I’ve been asked what keeps me motivated. An easy answer is the typical mom response that my kids are watching me and I’m setting the example. While that is absolutely true for the lifestyle as a whole, lets be real, our kids don’t give a shit if we skip the gym when we’re not feeling it. They don’t care if we splurge on ice cream and donuts. If your kids are anything like mine, they’d actually encourage that. No, I’m sorry but I don’t buy that as an answer. Do I get an enormous amount of satisfaction in seeing my son make healthy choices and enjoy copying mommy and daddy in the gym? Of course! Moments like that do motivate me to keep living as I’m living. But what motivates me on days that I rather make a U-turn out of the parking lot of the gym and hit up the nearest Dunkin Donuts? Well, in all honesty, I think experience doing what I do is what was needed to build up the daily motivation. I can whole heartedly say that what motivates me on those tough days is knowing the long term result of giving up. What happens when you decide you’re going to take a break or push the gym aside for something else you’ve made priority. I can tell you that time always passes, so it’s what you make of that time that matters. It’s easy to say “I’ll just skip today”. When you decide to give yourself that excuse, that thought has been implanted into your mind, now making it easier to say that same thing to yourself day after day. Turn around and you’ve missed a week. Turn around even faster and it’s been months. I’ve been working out in the gym since I was 16 years old, that’s over 15 years now. It’s been only in the last 7-8 years that I’ve been 100% consistent and committed to the fitness lifestyle. Meaning, making no excuses on why I should skip the gym or eating a proper nutritious, balanced diet (of course with the standard exceptions that come with being a mom, like kids getting sick, having a school event, etc). Before those 7-8 years, I was very inconsistent. I’d go months without exercise or training. While I did have a strong interest and love for it, I would allow myself to stray for months only to make my way back. Each time I’d make my way back to the gym, I’d think to myself, “if only I hadn’t taken these last few months off, where would I be now? How far would my progress have come”? It’s a very real question to ask yourself. It’s at these moments that a lot of people want to give up and throw in the towel. They may think that they’ve wasted this time taking off so what’s the point now. What happens next? Another 3-6 months pass. 3-6 months that they could have gotten back into the gym (or exercise of choice) only to continue kicking their own butt. It’s moments like these that separate the committed from the “victims”.
Let’s talk about motivation for a minute. What is it to be motivated? It’s actually just a state of mind. The feeling that something has caused you the desire to behave in a certain way. Knowing this, it’s important to hold onto those moments in our mind that got us into the thing we desire (in this case, fitness), in the first place. Obviously motivations can change once our goals change. The first time I worked out when I was 16 is not the same reason I work out today, but it’s not going to be far off. Is it to reach a goal? To prove something? To feel better mentally and physically? Like staying humble, it’s important to never forget where you started, where “it” came from. If you sit down and think about these moments, what has driven you in the past, you can prepare yourself before those de-motivating moments hit. I, for example, am motivated seeing others train harder than me. I’ve always had fitness goals since the day I became 100% committed 7-8 years ago. Whether it was through competition, losing baby weight, prepping for a photoshoot or even preparing for pregnancy, I’ve always had something in mind keeping me focused. In my mind I know watching people train harder than me will push me to be the better version, or at least continue with what I’m doing and maintain my fitness level. In my case, speaking on a day that I may not want to get to the gym, I mentally get fired up by watching training clips, whether it be one or 10 exercises. In general, setting goals is going to be crucial for anything you’re doing. Whether we’re speaking motivation in the gym, work or school. Goals are the destination and what you do to get there is the journey.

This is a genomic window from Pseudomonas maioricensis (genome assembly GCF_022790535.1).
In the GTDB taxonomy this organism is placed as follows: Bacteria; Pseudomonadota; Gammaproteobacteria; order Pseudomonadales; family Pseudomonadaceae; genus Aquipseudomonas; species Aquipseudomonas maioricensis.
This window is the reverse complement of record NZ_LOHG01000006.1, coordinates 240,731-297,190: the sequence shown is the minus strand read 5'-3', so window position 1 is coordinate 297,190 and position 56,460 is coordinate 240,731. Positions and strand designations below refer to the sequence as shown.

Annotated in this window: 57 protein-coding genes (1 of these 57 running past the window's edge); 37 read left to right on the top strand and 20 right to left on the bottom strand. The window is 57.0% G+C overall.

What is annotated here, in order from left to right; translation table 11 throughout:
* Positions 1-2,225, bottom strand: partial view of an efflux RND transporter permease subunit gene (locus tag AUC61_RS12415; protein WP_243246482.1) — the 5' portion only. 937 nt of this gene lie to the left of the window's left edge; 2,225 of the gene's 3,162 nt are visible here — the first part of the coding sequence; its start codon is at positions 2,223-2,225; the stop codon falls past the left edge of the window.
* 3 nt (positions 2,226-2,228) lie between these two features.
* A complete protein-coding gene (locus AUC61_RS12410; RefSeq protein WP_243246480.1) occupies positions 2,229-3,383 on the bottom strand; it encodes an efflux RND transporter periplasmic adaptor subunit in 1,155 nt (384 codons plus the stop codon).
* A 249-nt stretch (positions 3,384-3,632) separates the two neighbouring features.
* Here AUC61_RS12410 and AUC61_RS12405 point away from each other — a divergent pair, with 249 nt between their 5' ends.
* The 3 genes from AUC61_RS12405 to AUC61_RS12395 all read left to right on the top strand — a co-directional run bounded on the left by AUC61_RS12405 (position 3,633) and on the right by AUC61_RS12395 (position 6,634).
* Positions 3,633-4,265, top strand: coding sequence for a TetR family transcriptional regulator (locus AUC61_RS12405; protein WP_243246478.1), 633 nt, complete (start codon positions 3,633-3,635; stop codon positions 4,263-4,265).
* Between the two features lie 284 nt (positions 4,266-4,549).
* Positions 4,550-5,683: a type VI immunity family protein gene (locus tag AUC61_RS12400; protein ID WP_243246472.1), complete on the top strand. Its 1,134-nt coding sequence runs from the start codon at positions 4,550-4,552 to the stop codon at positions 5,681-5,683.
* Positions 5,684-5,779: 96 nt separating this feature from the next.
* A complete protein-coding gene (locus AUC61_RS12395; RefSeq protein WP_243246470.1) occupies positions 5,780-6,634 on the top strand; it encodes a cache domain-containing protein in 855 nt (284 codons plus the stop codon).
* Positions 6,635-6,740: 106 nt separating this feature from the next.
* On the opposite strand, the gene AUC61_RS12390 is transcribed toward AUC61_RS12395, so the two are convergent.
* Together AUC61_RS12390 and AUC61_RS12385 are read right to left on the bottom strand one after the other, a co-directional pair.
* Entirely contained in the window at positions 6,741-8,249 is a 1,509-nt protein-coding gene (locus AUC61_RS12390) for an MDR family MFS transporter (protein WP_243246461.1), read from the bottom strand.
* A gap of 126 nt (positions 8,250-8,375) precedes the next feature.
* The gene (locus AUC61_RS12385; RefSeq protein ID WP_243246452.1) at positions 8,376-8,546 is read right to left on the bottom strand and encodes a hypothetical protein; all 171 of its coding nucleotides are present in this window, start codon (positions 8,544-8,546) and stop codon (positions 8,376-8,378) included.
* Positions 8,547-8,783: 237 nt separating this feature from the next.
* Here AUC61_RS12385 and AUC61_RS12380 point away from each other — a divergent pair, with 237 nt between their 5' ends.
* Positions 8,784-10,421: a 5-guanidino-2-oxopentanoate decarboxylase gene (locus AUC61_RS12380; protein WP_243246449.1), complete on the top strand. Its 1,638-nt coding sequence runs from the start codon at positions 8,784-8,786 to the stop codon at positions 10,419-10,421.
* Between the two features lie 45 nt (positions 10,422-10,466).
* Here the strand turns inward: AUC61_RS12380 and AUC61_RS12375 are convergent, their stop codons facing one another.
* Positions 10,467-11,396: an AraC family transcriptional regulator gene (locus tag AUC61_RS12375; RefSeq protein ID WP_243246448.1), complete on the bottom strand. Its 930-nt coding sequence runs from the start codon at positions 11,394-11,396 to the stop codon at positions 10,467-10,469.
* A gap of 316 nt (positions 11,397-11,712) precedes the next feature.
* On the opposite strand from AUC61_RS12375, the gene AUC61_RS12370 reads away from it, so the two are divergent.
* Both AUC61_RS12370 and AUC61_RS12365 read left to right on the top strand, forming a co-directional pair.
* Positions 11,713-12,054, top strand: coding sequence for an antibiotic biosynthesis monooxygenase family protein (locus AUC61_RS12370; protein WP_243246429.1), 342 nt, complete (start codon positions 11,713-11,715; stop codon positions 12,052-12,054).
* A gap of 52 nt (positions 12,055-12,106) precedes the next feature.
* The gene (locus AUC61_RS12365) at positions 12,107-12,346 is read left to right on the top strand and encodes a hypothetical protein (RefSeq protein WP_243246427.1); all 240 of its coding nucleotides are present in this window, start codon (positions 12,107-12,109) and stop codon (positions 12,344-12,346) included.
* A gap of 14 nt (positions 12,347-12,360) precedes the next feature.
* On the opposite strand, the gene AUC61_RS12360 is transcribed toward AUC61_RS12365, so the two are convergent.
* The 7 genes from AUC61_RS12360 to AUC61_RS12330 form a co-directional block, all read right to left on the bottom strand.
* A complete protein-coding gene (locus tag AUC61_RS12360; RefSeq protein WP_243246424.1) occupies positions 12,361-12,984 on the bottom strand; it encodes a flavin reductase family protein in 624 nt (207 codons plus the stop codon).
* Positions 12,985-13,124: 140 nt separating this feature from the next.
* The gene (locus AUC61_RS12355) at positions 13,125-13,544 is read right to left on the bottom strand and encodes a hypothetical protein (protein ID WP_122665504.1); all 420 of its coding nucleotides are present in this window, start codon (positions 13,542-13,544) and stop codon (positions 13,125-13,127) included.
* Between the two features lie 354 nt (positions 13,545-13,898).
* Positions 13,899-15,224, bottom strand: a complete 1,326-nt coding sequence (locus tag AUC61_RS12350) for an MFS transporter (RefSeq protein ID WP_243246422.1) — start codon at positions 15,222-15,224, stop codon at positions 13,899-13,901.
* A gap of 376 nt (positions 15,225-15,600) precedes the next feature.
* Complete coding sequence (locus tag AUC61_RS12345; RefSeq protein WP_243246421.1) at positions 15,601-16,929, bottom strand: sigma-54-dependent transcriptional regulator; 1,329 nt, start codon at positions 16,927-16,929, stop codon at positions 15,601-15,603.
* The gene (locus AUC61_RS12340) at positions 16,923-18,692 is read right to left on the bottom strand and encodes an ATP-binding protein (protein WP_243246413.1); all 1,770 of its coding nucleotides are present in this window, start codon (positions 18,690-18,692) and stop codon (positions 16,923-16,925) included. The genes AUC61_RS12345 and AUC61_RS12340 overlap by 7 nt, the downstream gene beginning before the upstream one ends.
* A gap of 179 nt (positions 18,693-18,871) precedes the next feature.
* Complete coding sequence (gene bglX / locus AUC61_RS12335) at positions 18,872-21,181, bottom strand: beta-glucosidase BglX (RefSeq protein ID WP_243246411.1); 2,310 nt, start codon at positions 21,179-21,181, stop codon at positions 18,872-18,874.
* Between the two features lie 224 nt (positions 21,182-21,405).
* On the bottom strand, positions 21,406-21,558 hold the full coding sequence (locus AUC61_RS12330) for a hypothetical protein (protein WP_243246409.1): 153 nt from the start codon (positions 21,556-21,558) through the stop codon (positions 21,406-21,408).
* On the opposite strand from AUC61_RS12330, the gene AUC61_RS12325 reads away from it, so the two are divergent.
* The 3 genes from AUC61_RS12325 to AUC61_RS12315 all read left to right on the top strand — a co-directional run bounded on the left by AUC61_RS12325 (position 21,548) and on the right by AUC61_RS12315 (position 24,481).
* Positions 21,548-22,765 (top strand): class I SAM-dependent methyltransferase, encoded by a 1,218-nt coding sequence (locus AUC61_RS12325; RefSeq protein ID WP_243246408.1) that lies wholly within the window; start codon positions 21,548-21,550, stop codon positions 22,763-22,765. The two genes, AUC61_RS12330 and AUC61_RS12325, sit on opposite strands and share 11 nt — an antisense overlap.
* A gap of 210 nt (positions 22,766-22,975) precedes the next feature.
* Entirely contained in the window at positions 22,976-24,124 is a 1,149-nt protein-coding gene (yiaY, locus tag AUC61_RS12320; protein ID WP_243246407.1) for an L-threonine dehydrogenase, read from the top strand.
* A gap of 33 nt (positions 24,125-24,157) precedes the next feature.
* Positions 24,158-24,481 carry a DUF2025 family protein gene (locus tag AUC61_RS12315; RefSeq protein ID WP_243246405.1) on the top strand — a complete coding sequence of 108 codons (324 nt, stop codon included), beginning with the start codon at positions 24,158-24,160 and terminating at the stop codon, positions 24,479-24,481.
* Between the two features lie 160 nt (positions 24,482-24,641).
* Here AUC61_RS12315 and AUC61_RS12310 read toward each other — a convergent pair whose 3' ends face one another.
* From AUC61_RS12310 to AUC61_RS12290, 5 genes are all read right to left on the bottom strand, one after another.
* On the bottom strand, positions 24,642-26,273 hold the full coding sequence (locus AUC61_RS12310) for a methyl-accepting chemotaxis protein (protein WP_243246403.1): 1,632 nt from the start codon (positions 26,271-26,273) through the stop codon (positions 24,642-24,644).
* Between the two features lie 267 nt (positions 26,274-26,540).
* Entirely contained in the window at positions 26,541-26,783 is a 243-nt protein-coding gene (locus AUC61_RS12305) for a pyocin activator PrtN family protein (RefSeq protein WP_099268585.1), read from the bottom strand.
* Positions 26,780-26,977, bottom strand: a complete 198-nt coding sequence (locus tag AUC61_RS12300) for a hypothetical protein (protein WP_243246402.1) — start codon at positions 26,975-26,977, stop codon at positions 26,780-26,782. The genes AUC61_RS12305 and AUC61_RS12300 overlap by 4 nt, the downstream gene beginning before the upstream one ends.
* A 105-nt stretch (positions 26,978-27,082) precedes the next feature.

While reading up on various ways to stay motivated, I came across something interesting, written by James Clear. He talks about the “Goldilocks Rule”. Psychologically, people are much more inclined to remain motivated when that thing is neither too easy nor too hard. You guessed it, it’s gotta be just right! Lets take the gym for example (shocker). If you are at a point that you are just going through the motions, not truly being challenged and no longer feel you are pushing yourself, it has become way too “easy” for you, thus leading to feeling unmotivated. On the opposite end, if you walk into a gym that feels overly intimidating to you, or perhaps you’re working with someone that is pushing you way beyond your fitness level and you feel nothing but discomfort for days after each training session, that may demotivate or discourage you. Find the healthy balance between the two where you are being challenged in a realistic way. You’ve set realistic goals and feel you are actually working towards something attainable. Humans enjoy a challenge, but usually if we feel it is reachable. So next time you’re not feeling the motivation, think about the routine you’re in and if tweaking that would tweak your motivation at all. If that doesn’t work, just throw on some shoes, suck it up and do 10 burpees, 10 squats & 10 pushups. Pushing yourself through the “pain” (in this case, not wanting to do it) , will actually trick your mind into thinking differently!